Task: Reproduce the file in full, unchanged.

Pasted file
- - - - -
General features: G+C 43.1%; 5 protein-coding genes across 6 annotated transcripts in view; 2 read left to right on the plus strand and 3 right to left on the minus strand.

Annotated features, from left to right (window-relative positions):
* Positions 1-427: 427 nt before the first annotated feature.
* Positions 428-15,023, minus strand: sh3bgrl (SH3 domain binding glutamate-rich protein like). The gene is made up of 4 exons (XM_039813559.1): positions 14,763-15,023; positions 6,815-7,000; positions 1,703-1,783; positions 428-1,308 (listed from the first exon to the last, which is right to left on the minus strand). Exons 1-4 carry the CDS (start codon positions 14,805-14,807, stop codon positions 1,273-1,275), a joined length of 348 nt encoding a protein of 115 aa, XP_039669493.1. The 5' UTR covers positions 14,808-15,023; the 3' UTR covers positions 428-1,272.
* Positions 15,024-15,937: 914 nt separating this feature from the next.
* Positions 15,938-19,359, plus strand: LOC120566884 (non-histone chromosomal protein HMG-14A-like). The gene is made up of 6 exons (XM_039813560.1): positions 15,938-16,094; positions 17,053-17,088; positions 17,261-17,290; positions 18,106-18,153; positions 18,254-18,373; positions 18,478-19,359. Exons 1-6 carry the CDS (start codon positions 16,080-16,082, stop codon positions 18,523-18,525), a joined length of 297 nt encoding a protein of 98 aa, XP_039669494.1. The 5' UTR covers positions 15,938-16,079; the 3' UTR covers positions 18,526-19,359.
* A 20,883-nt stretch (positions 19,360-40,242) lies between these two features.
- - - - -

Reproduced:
General features: G+C 43.1%; 5 protein-coding genes across 6 annotated transcripts in view; 2 read left to right on the plus strand and 3 right to left on the minus strand.

Annotated features, from left to right (window-relative positions):
* Positions 1-427: 427 nt before the first annotated feature.
* Positions 428-15,023, minus strand: sh3bgrl (SH3 domain binding glutamate-rich protein like). The gene is made up of 4 exons (XM_039813559.1): positions 14,763-15,023; positions 6,815-7,000; positions 1,703-1,783; positions 428-1,308 (listed from the first exon to the last, which is right to left on the minus strand). Exons 1-4 carry the CDS (start codon positions 14,805-14,807, stop codon positions 1,273-1,275), a joined length of 348 nt encoding a protein of 115 aa, XP_039669493.1. The 5' UTR covers positions 14,808-15,023; the 3' UTR covers positions 428-1,272.
* Positions 15,024-15,937: 914 nt separating this feature from the next.
* Positions 15,938-19,359, plus strand: LOC120566884 (non-histone chromosomal protein HMG-14A-like). The gene is made up of 6 exons (XM_039813560.1): positions 15,938-16,094; positions 17,053-17,088; positions 17,261-17,290; positions 18,106-18,153; positions 18,254-18,373; positions 18,478-19,359. Exons 1-6 carry the CDS (start codon positions 16,080-16,082, stop codon positions 18,523-18,525), a joined length of 297 nt encoding a protein of 98 aa, XP_039669494.1. The 5' UTR covers positions 15,938-16,079; the 3' UTR covers positions 18,526-19,359.
* A 20,883-nt stretch (positions 19,360-40,242) lies between these two features.